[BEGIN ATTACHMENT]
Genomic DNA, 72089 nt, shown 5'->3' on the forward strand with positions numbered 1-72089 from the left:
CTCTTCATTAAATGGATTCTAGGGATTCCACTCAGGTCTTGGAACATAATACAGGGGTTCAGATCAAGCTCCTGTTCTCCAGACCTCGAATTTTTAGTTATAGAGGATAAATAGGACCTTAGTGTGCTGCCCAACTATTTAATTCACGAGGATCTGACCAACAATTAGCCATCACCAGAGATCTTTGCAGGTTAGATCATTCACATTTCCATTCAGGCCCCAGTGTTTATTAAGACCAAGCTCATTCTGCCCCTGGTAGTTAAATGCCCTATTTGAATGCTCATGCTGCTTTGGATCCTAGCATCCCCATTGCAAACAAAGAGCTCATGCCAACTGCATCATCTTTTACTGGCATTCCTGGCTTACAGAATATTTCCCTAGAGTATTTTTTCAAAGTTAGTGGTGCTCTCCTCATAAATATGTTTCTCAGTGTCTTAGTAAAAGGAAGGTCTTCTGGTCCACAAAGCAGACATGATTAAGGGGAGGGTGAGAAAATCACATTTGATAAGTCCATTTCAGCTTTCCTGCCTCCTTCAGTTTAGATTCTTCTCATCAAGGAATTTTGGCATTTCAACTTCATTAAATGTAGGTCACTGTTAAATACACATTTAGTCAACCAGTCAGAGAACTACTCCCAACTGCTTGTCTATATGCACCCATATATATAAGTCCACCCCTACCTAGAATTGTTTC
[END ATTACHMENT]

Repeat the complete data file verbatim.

Genomic DNA, 72089 nt, shown 5'->3' on the forward strand with positions numbered 1-72089 from the left:
CTCTTCATTAAATGGATTCTAGGGATTCCACTCAGGTCTTGGAACATAATACAGGGGTTCAGATCAAGCTCCTGTTCTCCAGACCTCGAATTTTTAGTTATAGAGGATAAATAGGACCTTAGTGTGCTGCCCAACTATTTAATTCACGAGGATCTGACCAACAATTAGCCATCACCAGAGATCTTTGCAGGTTAGATCATTCACATTTCCATTCAGGCCCCAGTGTTTATTAAGACCAAGCTCATTCTGCCCCTGGTAGTTAAATGCCCTATTTGAATGCTCATGCTGCTTTGGATCCTAGCATCCCCATTGCAAACAAAGAGCTCATGCCAACTGCATCATCTTTTACTGGCATTCCTGGCTTACAGAATATTTCCCTAGAGTATTTTTTCAAAGTTAGTGGTGCTCTCCTCATAAATATGTTTCTCAGTGTCTTAGTAAAAGGAAGGTCTTCTGGTCCACAAAGCAGACATGATTAAGGGGAGGGTGAGAAAATCACATTTGATAAGTCCATTTCAGCTTTCCTGCCTCCTTCAGTTTAGATTCTTCTCATCAAGGAATTTTGGCATTTCAACTTCATTAAATGTAGGTCACTGTTAAATACACATTTAGTCAACCAGTCAGAGAACTACTCCCAACTGCTTGTCTATATGCACCCATATATATAAGTCCACCCCTACCTAGAATTGTTTC